Recently, I’ve been entertaining the idea of starting up a farm. For an entrepreneur with a successful on-line business, you might wonder why I’d want to consider tying myself down to a location-dependent business in an industry I know almost nothing about, especially when I said I plan to be leaving Costa Rica later this year. I have two main reasons:
- I believe it’s wise to have multiple sources of income, from multiple types of sources. I love my on-line business. But it’s just one source of income. Creating a new business, in a completely different industry means that I’ll continue making money no matter what happens to my other business, or to the Internet in general. Also, there will always be a need for food.
- For fun! Part of the joy of life is learning new things and continuing to expand your skills. I want to see how farming works, how the business side operates, and determine if it’s a potentially lucrative business. So far, from the numbers I’ve seen, it certainly can be. I also like the idea of being a contributor of healthy, high quality food that is produced in an environmentally conscious way.
About a week ago, I toured one of the largest organic pineapple farms in the world, where I probably ate 2 whole pineapples over the course of an hour (my mouth was pretty sore). I learned some interesting facts about pineapple, such as:
- It takes 16 months for a pineapple to grow to maturity
- Pineapples don’t have a natural growing season (at least not in Costa Rica), so they are sprayed with a gas that helps them all grow at the same time.
- You can grow 22,000 pineapples in an acre
- There are LOTS of things that can go wrong, especially bugs and fungus.
- It costs $16,000/acre to plant, care for, and harvest the pineapple. In 16 months, you should be able to double your money.
- Growing pineapple successfully is a pretty exact science.
Later, I visited a hydroponic lettuce farm (hydroponics is where you use only mineral-rich water and no soil to grow crops). I went with a friend of mine, and we talked directly to the farm owner, who basically shared with us his entire business plan, and how he operates. Here are some things I learned:
- Lettuce takes 5-6 weeks to grow to maturity
- Using this farmer’s methods, you can harvest 20,000 heads of lettuce per hectare (2.5 acres) every week
- Each hectare requires four employees
- There are few problems with bugs and fungus because of how they’re grown
- It costs about $30,000 to build a block (1/4 hectare)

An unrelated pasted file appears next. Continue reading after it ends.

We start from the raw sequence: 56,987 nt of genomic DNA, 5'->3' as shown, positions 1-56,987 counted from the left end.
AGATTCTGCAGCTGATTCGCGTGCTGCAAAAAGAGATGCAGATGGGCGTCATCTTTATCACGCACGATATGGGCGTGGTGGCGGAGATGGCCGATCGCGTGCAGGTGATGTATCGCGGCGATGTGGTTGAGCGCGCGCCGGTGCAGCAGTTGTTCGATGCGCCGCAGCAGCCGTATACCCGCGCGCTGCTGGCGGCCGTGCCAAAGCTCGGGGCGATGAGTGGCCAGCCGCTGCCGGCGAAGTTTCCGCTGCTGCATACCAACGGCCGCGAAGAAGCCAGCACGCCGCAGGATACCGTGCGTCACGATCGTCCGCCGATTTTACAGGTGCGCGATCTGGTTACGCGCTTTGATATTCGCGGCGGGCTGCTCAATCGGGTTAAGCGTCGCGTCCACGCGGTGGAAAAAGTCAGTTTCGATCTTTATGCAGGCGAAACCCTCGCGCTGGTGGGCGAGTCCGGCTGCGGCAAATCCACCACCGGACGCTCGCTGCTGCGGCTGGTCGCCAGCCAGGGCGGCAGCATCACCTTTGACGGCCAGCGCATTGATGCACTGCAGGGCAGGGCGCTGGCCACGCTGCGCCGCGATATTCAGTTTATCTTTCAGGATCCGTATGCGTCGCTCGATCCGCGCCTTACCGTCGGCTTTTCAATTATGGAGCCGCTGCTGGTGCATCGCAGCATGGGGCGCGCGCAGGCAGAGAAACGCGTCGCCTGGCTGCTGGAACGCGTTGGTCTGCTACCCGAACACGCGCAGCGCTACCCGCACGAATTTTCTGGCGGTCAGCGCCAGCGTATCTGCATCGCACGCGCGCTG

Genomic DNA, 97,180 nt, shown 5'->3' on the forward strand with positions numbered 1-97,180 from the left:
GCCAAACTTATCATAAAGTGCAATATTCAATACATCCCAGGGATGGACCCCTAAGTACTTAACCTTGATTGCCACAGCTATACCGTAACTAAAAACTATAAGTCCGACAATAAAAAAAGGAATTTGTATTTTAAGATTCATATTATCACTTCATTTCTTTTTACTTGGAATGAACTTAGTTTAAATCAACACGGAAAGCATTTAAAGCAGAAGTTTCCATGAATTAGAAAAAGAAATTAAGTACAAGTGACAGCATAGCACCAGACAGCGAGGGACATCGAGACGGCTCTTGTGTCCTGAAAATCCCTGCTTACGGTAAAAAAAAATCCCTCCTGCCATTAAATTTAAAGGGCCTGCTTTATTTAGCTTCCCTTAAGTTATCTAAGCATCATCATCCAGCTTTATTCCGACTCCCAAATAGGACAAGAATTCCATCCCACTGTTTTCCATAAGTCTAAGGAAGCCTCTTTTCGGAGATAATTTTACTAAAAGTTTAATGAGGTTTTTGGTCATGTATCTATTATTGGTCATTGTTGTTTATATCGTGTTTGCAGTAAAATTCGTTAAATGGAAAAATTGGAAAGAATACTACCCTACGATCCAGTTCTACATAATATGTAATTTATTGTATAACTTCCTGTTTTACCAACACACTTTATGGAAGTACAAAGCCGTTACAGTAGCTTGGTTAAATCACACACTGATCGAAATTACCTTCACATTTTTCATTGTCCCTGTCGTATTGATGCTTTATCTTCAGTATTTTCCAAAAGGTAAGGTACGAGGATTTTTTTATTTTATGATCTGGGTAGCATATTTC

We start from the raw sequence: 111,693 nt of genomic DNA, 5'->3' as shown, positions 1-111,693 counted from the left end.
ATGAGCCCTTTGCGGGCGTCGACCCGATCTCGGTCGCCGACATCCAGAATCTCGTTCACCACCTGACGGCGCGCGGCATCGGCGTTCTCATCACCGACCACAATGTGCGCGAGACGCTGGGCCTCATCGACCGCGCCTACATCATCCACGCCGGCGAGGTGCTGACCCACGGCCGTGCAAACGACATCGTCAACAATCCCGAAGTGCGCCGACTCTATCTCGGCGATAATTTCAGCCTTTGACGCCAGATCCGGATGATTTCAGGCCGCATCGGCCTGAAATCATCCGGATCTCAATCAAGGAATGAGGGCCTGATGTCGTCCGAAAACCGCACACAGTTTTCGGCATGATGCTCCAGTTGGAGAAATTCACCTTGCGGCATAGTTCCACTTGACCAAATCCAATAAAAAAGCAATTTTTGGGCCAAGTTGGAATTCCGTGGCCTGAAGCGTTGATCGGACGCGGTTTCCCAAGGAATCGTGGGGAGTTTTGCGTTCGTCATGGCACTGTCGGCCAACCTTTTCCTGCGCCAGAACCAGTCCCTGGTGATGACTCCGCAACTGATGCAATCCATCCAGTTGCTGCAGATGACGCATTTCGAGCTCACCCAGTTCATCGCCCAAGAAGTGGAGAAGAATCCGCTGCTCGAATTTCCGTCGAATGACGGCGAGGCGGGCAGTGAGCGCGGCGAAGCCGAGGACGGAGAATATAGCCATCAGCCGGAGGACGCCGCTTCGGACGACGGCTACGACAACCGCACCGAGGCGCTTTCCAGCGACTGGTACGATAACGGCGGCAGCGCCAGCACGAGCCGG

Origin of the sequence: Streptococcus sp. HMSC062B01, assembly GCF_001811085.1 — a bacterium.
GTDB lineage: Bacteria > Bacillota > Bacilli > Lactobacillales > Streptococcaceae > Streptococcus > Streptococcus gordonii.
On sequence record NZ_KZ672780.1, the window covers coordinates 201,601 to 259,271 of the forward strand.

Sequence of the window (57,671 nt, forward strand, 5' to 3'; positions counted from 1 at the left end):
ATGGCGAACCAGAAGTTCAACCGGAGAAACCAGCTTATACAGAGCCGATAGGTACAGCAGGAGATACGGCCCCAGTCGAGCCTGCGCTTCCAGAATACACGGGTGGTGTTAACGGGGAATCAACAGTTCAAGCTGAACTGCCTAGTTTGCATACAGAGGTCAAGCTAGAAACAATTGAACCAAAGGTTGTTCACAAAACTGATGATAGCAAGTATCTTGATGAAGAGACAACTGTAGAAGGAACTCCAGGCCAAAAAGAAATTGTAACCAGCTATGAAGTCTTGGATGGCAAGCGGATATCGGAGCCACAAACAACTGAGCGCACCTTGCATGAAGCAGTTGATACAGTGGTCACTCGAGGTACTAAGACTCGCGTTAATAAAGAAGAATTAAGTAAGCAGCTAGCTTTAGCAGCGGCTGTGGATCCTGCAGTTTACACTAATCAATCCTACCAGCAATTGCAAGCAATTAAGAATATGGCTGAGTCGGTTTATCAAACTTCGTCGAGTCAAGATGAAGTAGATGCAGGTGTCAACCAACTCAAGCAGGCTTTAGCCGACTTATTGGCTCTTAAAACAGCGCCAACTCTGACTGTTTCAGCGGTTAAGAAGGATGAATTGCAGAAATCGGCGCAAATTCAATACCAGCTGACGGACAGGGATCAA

- With a hectare of lettuce, you should be making about $17,000/month after profits (provided you can find distributors for that much lettuce)
Of course, there is so much more to it, and prices will vary based on a number of factors, including where in the world you’re at and who you export to. There is a lot to know, and a lot that can go wrong. But like anything else, it’s something that can be learned.
Thinking of Starting a Business?
I meet many people who dream of starting a on-line business, but they know very little about how to do it, and because they’re afraid of failure, they don’t start. Yes, in any endeavor, there are things that can go wrong. But that’s really okay. You can mitigate a lot of risks by doing research upfront, and that’s definitely a good idea. But no matter how much research you do, you can’t anticipate every problem. There will come a time where you just need to work through issues, think up even better solutions, and just keep moving forward. You only fail if you quit.
As for being tied down, I certainly don’t intend to be. I am not interested in starting a business that will require my constant attention. I will only do this if I can put systems in place to automate as many processes as possible, and hire help to handle the rest. After sufficient research has been done (including a little test run), I may decide that this type of business isn’t for me after all. And that’s okay, too. It will have been fun to learn, and I will have even more experience to apply to whatever I take on next. Either way, I win.
If you’re interested in starting a business, don’t let fear hold you back. Just take the first step, and see where it leads. It could change your life. :)
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A New Life Phase
02 Jun 2019 - Education, Entrepreneurship, Family, Personal
It’s so fun to learn about new things. I really enjoyed our visit to the pineapple farm, and especially eating the delicious pineapple. :)
I love seeing the world and your discoveries through your eyes.
I have recently been looking into this type of farming as an income stream as well. The one that I have really thought made the most sense to me was Aquaponics.
I wanted to find a more natural source of nutrients to feed the plants. A system that is more sustainable, that the nutrient rich water would be reused and recirculated.
The thing about this type of system that is so different is the use of fish. The fish excrement and water is used as a nutrient circulated to the plants. The plants in turn do some of the waste removal in the system. At the end of the growth cycle you have a protein source (fish) in addition to the plants.
Well said! Great wisdom. I believe every word and have spent half my life letting fear hold me back. It’s really wonderful that you “got it” early in life. Even though things are wonderful right now there is more I want out of life and I’m hoping it’s not too late. Bodies and minds do wear out.
You don’t happen to remember where these farms were, do you? I’d love to visit these spots while we’re here in CR.
I don’t remember the names. I do remember that the pineapple farm was on the way from San Jose to Puerto Viejo, but you take a left to go west after the national forest instead of right. It may also have been owned by Dole. The hydroponic lettuce farm was a very small operation just southwest of Cartago. I don’t know if it even had a name.